Aggregate and export persistence in intervalls

I persist most of my items in MySQL Database - and every sensor data. Most sensors don’t have a given interval, but fuzzy timestamps and sometimes the intervals are rapid.

So my use case is the following:

  1. aggregate the sensors’ data
  2. define SUM(), AVG(), … for a given sensor (temperature would be AVG, consumption SUM, …)
  3. use the aggregated data
  4. even “compact” old data that way for the item’s persistence

I know, that’s not really a OH3-core question, but a MySQL or script question.
What I did right now in a python script:

  1. define start and end date
  2. SELECT the existing timestamps within an interval
  3. INSERT SUM or AVG of that interval in a new table
  4. repeat until end date is reached


  • slow as hell
  • I tried it with my smartmeter persistence and sometimes I get negative consumptions?

Is there a more elegant way to do that? like in pure MySQL functions or is there already a “compact/aggregate” function in OH3 for that, that I didn’t see?

No that is a DB task.
What you can do is to calculate the average yourself.
Introduce ‘average’ virtual items, call them from cron every minute and calculate <original item>.averageSince(now.minusMinutes(1)), then remove persistence of the original items.
This is also quite useful when you want to act on time-averaged sensor value rather than single value
Think a lux sensor you use to close/reopen your blinds, on a cloudy day you don’t want it to act upon every change.

Or consider moving to rrd4j it offers aggregation per default (you can apply some tweaking to intervals).

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The most immanent use case is to have aggregated 1min intervals of my smartmeter for calculating my planned Photovoltaic. :wink:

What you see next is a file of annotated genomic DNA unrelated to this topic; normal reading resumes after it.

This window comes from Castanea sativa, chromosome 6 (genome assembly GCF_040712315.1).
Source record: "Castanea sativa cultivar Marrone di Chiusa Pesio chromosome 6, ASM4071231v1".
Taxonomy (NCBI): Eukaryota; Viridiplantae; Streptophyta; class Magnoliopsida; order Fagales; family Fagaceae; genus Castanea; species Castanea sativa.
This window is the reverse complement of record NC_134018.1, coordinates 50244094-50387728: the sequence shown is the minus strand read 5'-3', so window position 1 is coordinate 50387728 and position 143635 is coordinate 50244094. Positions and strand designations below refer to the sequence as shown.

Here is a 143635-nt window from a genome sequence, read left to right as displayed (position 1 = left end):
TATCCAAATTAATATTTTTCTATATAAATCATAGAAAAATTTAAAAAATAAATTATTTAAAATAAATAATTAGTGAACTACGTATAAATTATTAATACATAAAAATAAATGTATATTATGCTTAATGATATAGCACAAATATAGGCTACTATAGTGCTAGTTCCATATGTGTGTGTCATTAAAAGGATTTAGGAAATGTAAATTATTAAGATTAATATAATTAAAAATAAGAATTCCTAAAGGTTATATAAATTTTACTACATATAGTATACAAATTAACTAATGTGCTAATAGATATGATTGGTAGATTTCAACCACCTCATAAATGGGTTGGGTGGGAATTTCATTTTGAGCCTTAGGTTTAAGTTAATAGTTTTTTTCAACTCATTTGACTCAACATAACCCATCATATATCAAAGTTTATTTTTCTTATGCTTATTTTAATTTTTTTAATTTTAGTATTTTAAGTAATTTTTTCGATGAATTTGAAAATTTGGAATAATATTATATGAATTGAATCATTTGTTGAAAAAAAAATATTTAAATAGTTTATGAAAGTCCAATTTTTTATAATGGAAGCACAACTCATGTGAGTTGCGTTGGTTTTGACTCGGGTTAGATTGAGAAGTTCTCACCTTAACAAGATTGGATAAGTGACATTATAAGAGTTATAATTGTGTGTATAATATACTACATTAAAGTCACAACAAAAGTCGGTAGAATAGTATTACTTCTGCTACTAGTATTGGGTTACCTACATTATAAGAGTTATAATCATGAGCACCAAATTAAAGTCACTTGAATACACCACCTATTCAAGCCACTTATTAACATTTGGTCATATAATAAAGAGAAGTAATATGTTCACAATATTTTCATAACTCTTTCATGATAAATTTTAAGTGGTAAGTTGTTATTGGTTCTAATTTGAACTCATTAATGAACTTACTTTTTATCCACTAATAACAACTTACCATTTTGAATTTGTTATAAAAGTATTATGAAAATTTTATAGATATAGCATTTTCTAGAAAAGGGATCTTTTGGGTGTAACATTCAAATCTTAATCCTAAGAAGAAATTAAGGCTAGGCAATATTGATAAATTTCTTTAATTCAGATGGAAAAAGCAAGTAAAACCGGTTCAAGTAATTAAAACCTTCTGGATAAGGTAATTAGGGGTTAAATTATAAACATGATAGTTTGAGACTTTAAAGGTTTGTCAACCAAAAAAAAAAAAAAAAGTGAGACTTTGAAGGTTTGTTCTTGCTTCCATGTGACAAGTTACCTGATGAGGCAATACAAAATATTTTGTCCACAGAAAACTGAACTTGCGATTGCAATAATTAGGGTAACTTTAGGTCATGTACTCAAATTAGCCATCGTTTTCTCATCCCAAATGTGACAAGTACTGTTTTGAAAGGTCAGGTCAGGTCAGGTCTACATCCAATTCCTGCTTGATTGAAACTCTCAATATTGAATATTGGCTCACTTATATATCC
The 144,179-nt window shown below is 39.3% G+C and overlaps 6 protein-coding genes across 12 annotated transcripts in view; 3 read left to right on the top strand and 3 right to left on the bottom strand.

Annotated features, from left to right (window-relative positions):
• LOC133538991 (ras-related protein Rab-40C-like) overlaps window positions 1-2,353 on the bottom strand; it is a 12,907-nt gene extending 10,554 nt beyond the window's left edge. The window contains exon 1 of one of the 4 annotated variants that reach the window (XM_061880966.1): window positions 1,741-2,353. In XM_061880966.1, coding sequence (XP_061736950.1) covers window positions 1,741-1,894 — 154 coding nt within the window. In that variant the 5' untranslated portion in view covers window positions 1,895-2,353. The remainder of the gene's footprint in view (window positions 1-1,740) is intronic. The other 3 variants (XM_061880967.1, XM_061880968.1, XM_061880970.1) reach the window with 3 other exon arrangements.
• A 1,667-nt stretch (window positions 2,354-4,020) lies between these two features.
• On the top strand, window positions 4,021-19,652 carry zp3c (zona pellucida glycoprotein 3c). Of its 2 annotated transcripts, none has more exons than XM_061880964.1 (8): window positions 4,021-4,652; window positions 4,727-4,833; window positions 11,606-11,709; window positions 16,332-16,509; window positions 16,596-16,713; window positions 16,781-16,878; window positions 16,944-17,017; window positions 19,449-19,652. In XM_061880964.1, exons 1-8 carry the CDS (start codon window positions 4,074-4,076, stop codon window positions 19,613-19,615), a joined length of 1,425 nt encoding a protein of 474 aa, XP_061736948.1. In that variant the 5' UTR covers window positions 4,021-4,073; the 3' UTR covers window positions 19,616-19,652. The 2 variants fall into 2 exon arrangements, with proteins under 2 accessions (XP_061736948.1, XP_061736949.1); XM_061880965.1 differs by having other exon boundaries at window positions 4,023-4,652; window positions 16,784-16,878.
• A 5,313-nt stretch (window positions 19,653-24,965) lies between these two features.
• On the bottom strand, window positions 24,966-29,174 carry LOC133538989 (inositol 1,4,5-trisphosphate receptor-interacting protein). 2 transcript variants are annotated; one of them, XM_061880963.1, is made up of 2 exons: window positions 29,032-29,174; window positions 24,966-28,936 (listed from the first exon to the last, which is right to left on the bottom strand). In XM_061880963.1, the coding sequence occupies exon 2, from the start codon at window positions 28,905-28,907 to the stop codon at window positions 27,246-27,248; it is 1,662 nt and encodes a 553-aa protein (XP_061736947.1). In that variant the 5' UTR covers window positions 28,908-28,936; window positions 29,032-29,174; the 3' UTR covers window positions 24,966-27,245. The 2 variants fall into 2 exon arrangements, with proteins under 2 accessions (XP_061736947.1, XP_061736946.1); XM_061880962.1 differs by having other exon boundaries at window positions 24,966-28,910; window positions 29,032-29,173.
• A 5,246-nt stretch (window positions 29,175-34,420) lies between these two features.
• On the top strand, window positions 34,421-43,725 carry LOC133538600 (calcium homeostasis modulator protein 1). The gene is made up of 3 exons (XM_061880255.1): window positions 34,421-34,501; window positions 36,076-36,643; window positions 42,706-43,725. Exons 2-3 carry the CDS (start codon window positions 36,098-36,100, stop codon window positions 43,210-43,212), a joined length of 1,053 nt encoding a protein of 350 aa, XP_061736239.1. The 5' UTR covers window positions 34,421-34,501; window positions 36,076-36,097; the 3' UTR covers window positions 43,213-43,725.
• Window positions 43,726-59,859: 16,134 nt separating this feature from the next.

So I’m dependend on existing data, but for the future, the proxy item with an average would be worth considering. So I’ll have to dig deeper into MySQL functions…

?? You must not dimension your PV based on consumption, that’ll lead to suboptimal results
(best possible advice is: put as many panels onto your roof as possible).
For battery size maybe ok but that you don’t need 1 min intervals for.

For the future, why not get my EMS. It uses right that, proxy items to average PV yield, consumption etc. And it does all the optimization computations in real time, and much more.

yes, it’s for calculating the battery size. and of course I’ll put as much modules up there as possible! :wink:

yes, that’s top of the list after ordering the PV system! :wink:

I’ve even put some modules on top of my northern side. It’s borderline but worth considering.

I’ll do that. 28° slope allows for a reasonable yield there also. and also I do have solarthermic modules on the south side already, so there’s not THAT much space there anymore.

You can’t remove persistence on the original Items or it will break the call to averageSince(). In this case you could save the original Items to RRD4J which won’t grow too big and lets you calculate the average like this and only save the virtual Items to MySQL. But then, as you say RRD4J offers aggregation by default so maybe it’s worth moving over entirely.

If this is a one time operation does that really matter? Once you’ve processed all your data and created the new tables you are done and never have to run the tool again, or at least need to run it rarely.